MUSTAPHA BOUHANDI: Yes, we need real debate on this subject. We need to distinguish between the death penalty, which has no basis in religion or reason and is largely a pretext for oppression in Arab and Islamic countries, and the death penalty as a deterrent. We need a debate about the deterrence alternatives.

IPS: There is a currently a death penalty moratorium in Morocco. Should activists first set their sights on extending this regionally?

MUSTAPHA BOUHANDI: I really do not think that this penalty can be abolished at this time in light of the current organised international crime now being conducted against the Arab and Muslim community. We are witnessing the barbaric behaviour of many powers employing the latest in sophisticated arms, aircraft and missiles to implement the ultimate punishment against entire populations of villages, towns and tents. Those who wish to abolish the death penalty from their criminal codes should first address the international powers causing most of this existing violence on earth.

I also believe that we cannot talk about the abolition of the death penalty in light of a global culture that is invading homes all over the world with films of violence, war and murder. This is a culture holding as supreme the reaching of solutions by destructive military force. This criminal culture is devastating our values of compassion, nobility and humanity. Without a restoration of these values, we cannot hope to convince people to support death penalty abolition.

IPS: But did we not see a revulsion throughout the Muslim world over the recent execution, particularly the manner of the execution, of Saddam Hussain. Would this not suggest that many people in the Arab world would support a regional moratorium?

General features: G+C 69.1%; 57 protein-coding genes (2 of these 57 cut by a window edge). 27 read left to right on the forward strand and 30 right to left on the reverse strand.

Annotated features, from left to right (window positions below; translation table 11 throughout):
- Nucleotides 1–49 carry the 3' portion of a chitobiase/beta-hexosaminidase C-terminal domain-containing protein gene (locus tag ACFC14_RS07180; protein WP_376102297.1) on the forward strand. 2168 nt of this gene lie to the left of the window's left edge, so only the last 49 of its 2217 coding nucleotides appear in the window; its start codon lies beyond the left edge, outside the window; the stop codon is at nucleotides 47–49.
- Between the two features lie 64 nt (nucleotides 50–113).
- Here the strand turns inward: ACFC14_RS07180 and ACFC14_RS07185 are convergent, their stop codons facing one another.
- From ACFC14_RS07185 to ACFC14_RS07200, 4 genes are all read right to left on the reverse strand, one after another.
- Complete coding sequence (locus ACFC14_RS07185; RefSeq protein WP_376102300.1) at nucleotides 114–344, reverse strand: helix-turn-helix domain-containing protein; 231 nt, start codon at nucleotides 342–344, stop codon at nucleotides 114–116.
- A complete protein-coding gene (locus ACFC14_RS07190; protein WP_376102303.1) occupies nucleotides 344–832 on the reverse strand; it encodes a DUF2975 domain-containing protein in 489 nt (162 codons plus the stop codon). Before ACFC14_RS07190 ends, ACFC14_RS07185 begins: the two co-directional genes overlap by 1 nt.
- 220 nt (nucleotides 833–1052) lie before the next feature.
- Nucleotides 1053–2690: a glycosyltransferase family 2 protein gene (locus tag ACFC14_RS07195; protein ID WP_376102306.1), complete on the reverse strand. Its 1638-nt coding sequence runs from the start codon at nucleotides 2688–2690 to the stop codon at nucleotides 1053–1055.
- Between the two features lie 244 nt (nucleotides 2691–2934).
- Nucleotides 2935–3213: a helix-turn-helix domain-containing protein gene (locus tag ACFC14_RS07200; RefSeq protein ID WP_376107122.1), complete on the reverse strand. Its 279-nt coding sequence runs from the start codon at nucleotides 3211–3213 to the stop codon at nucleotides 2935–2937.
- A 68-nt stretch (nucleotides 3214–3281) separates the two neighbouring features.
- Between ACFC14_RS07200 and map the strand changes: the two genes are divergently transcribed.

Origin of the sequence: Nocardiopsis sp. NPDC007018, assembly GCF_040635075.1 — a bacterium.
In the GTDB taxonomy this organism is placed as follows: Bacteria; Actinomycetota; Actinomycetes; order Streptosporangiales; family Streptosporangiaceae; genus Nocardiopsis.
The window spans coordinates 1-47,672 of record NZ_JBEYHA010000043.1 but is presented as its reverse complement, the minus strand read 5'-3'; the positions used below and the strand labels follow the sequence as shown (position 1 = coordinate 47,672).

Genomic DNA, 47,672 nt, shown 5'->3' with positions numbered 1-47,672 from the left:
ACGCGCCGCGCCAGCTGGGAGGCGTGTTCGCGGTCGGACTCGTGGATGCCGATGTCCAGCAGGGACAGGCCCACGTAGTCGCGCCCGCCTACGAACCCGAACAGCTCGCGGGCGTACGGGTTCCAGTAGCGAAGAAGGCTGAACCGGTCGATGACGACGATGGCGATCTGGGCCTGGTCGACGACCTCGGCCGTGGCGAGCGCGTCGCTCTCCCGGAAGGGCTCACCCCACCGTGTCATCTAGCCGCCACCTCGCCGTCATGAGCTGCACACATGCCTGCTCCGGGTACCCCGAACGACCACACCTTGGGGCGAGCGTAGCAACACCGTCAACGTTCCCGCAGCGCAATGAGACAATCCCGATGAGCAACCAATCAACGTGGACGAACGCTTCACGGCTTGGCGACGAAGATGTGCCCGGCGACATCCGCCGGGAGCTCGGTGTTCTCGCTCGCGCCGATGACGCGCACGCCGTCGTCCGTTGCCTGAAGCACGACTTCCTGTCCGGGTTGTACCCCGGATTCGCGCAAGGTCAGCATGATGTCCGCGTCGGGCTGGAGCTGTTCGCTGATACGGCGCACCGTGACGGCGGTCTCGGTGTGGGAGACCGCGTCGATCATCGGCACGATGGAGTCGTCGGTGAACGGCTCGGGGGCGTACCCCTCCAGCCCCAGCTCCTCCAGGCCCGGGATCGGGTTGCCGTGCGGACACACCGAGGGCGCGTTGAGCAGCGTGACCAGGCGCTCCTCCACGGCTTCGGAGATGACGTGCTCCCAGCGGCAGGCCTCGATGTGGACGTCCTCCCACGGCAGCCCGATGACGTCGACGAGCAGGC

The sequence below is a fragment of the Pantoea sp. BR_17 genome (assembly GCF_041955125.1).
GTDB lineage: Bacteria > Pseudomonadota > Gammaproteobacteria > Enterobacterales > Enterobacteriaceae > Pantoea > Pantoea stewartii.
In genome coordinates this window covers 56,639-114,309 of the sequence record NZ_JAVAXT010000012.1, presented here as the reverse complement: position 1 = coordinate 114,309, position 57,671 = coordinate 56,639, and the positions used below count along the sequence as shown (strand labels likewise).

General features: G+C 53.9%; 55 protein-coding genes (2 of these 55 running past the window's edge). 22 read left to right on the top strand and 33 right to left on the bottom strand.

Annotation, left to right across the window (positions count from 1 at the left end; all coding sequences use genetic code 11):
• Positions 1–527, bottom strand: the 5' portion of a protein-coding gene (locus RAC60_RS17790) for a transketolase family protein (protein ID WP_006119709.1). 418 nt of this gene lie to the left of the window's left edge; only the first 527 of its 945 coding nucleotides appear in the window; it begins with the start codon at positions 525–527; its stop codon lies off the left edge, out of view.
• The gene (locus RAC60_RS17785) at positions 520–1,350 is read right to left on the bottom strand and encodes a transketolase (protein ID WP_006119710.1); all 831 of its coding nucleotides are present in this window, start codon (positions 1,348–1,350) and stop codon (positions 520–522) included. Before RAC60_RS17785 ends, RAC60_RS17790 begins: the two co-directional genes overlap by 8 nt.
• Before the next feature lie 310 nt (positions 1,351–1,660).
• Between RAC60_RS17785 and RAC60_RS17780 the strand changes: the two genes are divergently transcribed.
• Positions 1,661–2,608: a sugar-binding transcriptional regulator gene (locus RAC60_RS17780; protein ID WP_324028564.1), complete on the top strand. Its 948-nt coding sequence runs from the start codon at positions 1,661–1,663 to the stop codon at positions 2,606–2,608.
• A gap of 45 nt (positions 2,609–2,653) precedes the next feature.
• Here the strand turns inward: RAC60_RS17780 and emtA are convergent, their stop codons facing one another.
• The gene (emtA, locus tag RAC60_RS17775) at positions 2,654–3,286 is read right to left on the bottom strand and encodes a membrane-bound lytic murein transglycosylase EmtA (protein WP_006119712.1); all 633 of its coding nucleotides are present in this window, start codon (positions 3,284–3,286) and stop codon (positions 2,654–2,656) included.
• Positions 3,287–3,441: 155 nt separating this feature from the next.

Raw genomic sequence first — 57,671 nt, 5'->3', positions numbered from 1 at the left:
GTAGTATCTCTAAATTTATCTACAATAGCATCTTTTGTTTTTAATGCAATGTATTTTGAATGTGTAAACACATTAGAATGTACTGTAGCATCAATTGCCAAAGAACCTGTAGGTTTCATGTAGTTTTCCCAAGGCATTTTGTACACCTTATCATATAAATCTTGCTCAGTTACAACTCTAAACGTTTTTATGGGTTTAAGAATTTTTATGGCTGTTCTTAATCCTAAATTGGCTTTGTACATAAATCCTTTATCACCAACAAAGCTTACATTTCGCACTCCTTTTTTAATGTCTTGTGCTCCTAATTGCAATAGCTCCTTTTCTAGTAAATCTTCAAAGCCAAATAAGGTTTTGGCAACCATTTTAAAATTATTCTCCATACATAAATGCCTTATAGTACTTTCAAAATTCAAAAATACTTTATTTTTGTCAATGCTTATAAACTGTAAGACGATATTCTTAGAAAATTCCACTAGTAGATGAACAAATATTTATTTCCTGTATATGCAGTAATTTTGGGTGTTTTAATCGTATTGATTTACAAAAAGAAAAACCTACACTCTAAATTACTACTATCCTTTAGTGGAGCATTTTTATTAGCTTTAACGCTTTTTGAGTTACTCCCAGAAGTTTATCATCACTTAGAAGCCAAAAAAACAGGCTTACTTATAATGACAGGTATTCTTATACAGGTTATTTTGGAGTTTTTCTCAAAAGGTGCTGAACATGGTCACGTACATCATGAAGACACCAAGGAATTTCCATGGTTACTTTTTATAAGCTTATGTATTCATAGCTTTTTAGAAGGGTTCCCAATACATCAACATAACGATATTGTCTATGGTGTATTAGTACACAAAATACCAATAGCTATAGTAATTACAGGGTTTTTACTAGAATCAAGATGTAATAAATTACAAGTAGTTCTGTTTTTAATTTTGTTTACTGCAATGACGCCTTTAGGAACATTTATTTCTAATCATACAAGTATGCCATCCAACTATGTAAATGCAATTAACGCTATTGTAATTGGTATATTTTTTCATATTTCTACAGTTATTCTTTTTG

MUSTAPHA BOUHANDI: I think there was this expression of anger because the execution was seen as an insult to the Arab and Islamic world. Still, in the Arab and Islamic world, just as in the western world, we do not respect the value of human life, quite separately from religious, sectarian, and political considerations which are dividing the world into groups fighting against each other. When human life becomes a real value in itself regardless of ethnicity, then we can talk about the suspending or abolishing the death penalty.

IPS: But still recently there has been much talk that Morocco might be the first Arab country to abolish the death penalty. If this happened, might this not have a snowball effect throughout the Arab world?

MUSTAPHA BOUHANDI: Arab countries have always influenced each other in keeping in step with international trends. Whether Morocco will be the first to abolish the death penalty or some other Arab country, I really do believe that eventually there will be global abolition of this punishment. But, as I have said, there are some global cultures moving in an opposite direction to this, slowing down the realisation of this goal. People should understand the extent of these international influences on the domestic scene and work to bring about a reforming influence.

IPS: What alternative punishments does Islam envisage for the gravest of all crimes?

MUSTAPHA BOUHANDI: The alternative punishments are imprisonment, repentance to the relatives of the victim and reform acceptable to the community.

The Qur&#39an says: "The penalty for those fighting against God and His Messenger is that they would be killed or crucified, or their hands and legs cut off, or exiled."

Scholars have talked too much about this verse. Some have interpreted it as meaning that those who have killed should be killed, those who have amputated should be amputated, and those who have just helped criminals should be exiled. Other scholars have stated that all the best-suited punishment options are open to an authority.

I believe the punishment options are linked to cultural, social norms and legal rules. The verse does not sanction the death penalty, or amputation. There are other punishments that are best suited, especially if these provide deterrence on one hand and mitigation and mercy on the other.